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How Lego fans really get into the game

By Katarina Gustafsson
Bloomberg News

BILLUND, Denmark Brent Waller spent his childhood crafting plastic-brick versions of characters from TV shows and movies such as “Teenage Mutant Ninja Turtles” and “Batman.” At age 35, the Australian Lego fan has gotten so good at playing with the toys that the company will start selling his models.

Waller’s creation – which includes a miniature of the Cadillac ambulance from “Ghostbusters,” the 1984 comedy starring Bill Murray – will hit shelves in June and sell for $49.99 in the United States. His set is one of six to come from a Lego crowdsourcing website where consumers can propose designs.

“It’s any Lego fan’s dream to have an official set they created,” said Waller, a video game developer in Brisbane. “It’s literally a childhood dream come true.”

With the help of Internet and social media, crowdsourcing is helping companies from McDonald’s to Samsung Electronics boost innovation by tapping the knowledge and experience of customers to create new products. Lego, the world’s second-biggest toymaker, has run its initiative since 2008 with help from a Japanese crowdsourcing website called Cuusoo System.

“Both children and adults these days are getting used to being, and expecting to be, more involved,” Chief Marketing Officer Mads Nipper said in a toy-stuffed meeting room at Lego’s headquarters in Billund. Lego Cuusoo – roughly “my Lego wish” in Japanese – is for finding ideas the company’s 180 designers might not have come up with on their own.

Well-positioned

Lego last month announced its full-year sales gained 10 percent to $4.7 billion, outpacing U.S. rivals Mattel and Hasbro. In 2012, the Danish company had 6.3 percent of the global toy and game market and 63 percent of the market for construction toys, researcher Euromonitor International estimates.

“They will continue to grow, whether or not it will be at the same double-digit growth we have seen is up for debate, but they are well-positioned to do very well,” said Robert Porter, an analyst with Euromonitor in London. The recent acquisition of Mega Brands by Mattel suggests that competition may intensify for construction toys, he said.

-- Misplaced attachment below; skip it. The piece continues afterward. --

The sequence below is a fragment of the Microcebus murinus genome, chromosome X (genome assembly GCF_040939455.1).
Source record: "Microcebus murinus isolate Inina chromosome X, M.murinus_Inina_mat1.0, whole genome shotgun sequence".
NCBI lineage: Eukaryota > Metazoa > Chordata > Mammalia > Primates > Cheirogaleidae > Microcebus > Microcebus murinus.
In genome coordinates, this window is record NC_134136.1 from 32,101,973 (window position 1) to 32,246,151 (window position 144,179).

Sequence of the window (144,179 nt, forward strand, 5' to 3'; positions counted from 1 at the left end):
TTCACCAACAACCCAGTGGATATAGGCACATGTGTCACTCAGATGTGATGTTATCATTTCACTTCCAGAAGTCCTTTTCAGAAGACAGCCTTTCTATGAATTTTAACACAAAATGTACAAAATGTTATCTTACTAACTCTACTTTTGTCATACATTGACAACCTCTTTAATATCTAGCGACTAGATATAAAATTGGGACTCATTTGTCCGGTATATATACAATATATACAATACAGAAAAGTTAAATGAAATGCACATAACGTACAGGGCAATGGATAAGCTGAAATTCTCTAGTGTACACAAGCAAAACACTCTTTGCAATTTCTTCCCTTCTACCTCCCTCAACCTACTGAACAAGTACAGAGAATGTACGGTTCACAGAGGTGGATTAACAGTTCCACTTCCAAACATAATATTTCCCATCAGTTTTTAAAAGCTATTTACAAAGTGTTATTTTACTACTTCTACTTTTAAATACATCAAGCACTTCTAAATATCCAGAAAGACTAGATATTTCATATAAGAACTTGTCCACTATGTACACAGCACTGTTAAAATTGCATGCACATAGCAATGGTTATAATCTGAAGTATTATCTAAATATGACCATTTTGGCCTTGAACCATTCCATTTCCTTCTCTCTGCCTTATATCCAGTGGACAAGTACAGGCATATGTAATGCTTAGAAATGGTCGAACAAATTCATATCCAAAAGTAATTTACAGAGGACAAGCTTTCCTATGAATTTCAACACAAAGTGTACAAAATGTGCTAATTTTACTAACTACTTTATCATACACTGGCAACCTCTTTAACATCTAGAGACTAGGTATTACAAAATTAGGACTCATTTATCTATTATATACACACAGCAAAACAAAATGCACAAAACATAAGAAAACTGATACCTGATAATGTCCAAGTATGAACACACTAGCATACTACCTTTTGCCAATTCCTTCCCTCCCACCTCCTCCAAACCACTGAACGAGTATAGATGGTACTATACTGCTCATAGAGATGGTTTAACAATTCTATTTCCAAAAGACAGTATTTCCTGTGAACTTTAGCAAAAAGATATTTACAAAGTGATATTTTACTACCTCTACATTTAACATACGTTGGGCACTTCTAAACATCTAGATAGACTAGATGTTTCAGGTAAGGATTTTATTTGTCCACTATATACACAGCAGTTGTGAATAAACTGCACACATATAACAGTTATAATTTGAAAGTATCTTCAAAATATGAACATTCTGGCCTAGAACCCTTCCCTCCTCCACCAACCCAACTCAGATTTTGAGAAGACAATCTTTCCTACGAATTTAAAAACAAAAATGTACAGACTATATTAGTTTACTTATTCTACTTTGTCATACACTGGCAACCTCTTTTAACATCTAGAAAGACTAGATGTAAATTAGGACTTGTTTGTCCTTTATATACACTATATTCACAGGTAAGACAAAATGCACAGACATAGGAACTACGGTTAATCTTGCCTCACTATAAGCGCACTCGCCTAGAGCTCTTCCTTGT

Any Lego Cuusoo project that gets more than 10,000 votes is evaluated by designers, marketing specialists and business executives to ensure it meets requirements such as playability, safety and fit with the Lego brand. The review and development of Waller’s “Ghostbusters” set took almost a year.

Users need to be 18 to submit a project and 13 to cast a vote on the website. Lego reviews projects three times a year, with the next session planned for May. So far this round, a plastic-brick bird, an Apple store, and a train inspired by the writer Jules Verne have topped the 10,000-vote mark.

Popular submissions from earlier rounds that didn’t make it to stores include a set inspired by My Little Pony – a brand owned by Hasbro – and a project based on zombie comedy “Shaun of the Dead,” which was deemed inappropriate for Lego’s 6- to-11-year-old target audience.

Mixed reviews

Successful entries include a miniature version of the National Aeronautics and Space Administration’s Mars rover Curiosity for $29.99, created by a NASA engineer who worked on the actual vehicle. A set based on the “Minecraft” video game got 10,000 votes in just 48 hours. Lego has followed up the first “Minecraft” set with two more and is working on others. The initial set sells for $34.99 in Lego’s online store, where purchases are limited to two per order due to what the site calls “overwhelming demand.”

“What makes an epic Lego Cuusoo product is when you take Lego and pair it with some other kind of community or some very strong idea,” said Peter Espersen, who oversees the company’s efforts to work with consumers on new designs.

While fans have given mixed reviews to some previous crowdsourced sets, such as the DeLorean sportscar-turned-time machine from the movie “Back to the Future,” the upcoming “Ghostbusters” creation has gotten good reviews from fellow Lego fans online.

Fans whose models are used by Lego receive 1 percent of net revenue. While the company doesn’t disclose sales for individual sets, Espersen said he is “fairly optimistic” about Waller’s “Ghostbusters” set.

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